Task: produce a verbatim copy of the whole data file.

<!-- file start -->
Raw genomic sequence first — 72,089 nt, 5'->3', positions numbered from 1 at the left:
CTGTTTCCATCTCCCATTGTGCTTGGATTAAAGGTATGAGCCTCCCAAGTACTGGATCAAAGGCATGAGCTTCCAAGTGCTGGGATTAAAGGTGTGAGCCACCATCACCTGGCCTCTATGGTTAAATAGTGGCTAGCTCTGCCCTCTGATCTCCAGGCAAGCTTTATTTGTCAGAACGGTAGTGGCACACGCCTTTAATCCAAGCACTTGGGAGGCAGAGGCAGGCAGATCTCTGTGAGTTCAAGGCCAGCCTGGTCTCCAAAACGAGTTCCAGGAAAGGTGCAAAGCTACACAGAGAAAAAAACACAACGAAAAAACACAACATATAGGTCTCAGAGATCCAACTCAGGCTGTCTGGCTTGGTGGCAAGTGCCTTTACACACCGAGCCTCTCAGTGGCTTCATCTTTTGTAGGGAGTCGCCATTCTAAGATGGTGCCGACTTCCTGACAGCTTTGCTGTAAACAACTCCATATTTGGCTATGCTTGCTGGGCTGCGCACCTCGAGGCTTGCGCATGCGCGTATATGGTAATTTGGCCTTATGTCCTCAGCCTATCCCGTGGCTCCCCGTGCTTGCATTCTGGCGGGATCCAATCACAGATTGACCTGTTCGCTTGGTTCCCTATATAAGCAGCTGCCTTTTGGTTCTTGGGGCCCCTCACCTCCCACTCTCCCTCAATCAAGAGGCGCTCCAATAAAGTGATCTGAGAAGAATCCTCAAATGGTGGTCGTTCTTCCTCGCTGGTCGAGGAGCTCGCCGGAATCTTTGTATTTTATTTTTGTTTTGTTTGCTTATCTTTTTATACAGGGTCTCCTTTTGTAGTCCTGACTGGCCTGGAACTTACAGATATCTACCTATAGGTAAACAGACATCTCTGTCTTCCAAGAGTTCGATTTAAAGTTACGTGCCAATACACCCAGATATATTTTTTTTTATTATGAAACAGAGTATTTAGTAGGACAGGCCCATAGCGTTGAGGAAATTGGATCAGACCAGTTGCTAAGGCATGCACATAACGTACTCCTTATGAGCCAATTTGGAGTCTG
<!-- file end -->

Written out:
Raw genomic sequence first — 72,089 nt, 5'->3', positions numbered from 1 at the left:
CTGTTTCCATCTCCCATTGTGCTTGGATTAAAGGTATGAGCCTCCCAAGTACTGGATCAAAGGCATGAGCTTCCAAGTGCTGGGATTAAAGGTGTGAGCCACCATCACCTGGCCTCTATGGTTAAATAGTGGCTAGCTCTGCCCTCTGATCTCCAGGCAAGCTTTATTTGTCAGAACGGTAGTGGCACACGCCTTTAATCCAAGCACTTGGGAGGCAGAGGCAGGCAGATCTCTGTGAGTTCAAGGCCAGCCTGGTCTCCAAAACGAGTTCCAGGAAAGGTGCAAAGCTACACAGAGAAAAAAACACAACGAAAAAACACAACATATAGGTCTCAGAGATCCAACTCAGGCTGTCTGGCTTGGTGGCAAGTGCCTTTACACACCGAGCCTCTCAGTGGCTTCATCTTTTGTAGGGAGTCGCCATTCTAAGATGGTGCCGACTTCCTGACAGCTTTGCTGTAAACAACTCCATATTTGGCTATGCTTGCTGGGCTGCGCACCTCGAGGCTTGCGCATGCGCGTATATGGTAATTTGGCCTTATGTCCTCAGCCTATCCCGTGGCTCCCCGTGCTTGCATTCTGGCGGGATCCAATCACAGATTGACCTGTTCGCTTGGTTCCCTATATAAGCAGCTGCCTTTTGGTTCTTGGGGCCCCTCACCTCCCACTCTCCCTCAATCAAGAGGCGCTCCAATAAAGTGATCTGAGAAGAATCCTCAAATGGTGGTCGTTCTTCCTCGCTGGTCGAGGAGCTCGCCGGAATCTTTGTATTTTATTTTTGTTTTGTTTGCTTATCTTTTTATACAGGGTCTCCTTTTGTAGTCCTGACTGGCCTGGAACTTACAGATATCTACCTATAGGTAAACAGACATCTCTGTCTTCCAAGAGTTCGATTTAAAGTTACGTGCCAATACACCCAGATATATTTTTTTTTATTATGAAACAGAGTATTTAGTAGGACAGGCCCATAGCGTTGAGGAAATTGGATCAGACCAGTTGCTAAGGCATGCACATAACGTACTCCTTATGAGCCAATTTGGAGTCTG